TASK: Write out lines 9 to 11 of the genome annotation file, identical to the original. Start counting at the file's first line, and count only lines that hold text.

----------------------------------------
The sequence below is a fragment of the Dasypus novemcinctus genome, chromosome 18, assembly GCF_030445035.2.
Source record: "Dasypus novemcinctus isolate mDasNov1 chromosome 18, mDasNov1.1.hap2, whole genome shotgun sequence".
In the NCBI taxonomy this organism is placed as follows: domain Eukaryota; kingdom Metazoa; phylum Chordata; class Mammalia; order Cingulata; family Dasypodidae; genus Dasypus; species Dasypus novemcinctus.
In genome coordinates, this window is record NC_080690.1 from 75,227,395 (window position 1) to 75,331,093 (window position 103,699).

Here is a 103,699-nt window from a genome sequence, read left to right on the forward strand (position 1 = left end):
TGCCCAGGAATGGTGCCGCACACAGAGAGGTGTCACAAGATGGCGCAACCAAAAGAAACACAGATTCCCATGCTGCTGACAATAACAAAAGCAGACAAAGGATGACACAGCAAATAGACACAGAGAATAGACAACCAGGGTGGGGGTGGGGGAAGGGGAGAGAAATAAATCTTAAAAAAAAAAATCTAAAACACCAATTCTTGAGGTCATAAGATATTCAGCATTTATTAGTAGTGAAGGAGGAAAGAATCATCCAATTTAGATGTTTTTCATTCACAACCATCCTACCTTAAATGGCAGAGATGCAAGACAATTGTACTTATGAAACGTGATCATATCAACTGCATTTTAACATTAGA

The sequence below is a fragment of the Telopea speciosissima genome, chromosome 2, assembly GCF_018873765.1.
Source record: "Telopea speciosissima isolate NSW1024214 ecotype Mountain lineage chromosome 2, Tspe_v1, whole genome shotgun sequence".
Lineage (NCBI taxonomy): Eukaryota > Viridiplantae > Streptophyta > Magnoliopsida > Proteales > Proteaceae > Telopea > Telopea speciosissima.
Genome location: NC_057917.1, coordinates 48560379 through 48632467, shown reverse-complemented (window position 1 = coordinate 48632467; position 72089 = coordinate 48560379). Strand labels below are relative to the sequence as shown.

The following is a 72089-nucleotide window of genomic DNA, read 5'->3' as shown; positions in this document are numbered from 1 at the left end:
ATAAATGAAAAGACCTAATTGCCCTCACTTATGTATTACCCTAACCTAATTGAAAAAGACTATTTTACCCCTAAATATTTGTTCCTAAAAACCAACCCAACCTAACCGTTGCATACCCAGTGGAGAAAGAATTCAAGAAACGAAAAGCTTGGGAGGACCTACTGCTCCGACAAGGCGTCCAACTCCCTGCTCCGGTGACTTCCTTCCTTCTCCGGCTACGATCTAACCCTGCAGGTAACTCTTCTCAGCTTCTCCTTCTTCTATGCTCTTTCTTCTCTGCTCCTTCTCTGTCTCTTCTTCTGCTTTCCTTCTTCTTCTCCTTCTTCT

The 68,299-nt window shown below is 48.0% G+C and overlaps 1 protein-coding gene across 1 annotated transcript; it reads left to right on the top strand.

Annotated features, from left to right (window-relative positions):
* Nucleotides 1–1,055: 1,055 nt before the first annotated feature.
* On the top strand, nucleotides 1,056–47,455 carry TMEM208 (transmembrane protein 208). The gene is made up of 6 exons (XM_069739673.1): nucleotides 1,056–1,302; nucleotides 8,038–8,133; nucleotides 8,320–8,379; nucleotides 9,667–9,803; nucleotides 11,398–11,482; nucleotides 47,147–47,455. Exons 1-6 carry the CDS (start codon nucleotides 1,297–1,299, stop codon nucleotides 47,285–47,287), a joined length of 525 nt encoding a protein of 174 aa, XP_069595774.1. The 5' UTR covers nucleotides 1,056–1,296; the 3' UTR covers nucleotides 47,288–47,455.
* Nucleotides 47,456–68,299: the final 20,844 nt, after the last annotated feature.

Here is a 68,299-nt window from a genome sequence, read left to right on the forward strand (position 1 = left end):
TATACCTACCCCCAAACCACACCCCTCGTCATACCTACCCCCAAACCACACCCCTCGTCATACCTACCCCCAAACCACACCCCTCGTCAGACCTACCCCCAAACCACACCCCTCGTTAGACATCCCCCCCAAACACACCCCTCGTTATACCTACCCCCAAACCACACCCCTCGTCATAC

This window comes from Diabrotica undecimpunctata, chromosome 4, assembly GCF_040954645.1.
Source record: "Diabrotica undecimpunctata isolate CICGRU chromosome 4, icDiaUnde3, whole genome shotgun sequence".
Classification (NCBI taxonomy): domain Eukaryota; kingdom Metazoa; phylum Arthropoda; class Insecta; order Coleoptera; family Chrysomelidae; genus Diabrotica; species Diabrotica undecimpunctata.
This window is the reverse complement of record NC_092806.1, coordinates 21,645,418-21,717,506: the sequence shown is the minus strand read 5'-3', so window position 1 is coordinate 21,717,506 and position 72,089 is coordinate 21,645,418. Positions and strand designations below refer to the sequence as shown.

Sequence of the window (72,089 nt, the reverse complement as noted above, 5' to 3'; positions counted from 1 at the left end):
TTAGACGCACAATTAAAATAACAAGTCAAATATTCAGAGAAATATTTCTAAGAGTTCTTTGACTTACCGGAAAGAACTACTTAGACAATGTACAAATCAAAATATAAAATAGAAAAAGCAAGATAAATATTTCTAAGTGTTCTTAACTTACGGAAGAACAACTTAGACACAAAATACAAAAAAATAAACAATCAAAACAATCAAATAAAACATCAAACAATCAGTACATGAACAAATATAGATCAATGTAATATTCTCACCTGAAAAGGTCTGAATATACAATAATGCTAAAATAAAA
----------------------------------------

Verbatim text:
Lineage (NCBI taxonomy): Eukaryota > Viridiplantae > Streptophyta > Magnoliopsida > Proteales > Proteaceae > Telopea > Telopea speciosissima.
Genome location: NC_057917.1, coordinates 48560379 through 48632467, shown reverse-complemented (window position 1 = coordinate 48632467; position 72089 = coordinate 48560379). Strand labels below are relative to the sequence as shown.

The following is a 72089-nucleotide window of genomic DNA, read 5'->3' as shown; positions in this document are numbered from 1 at the left end: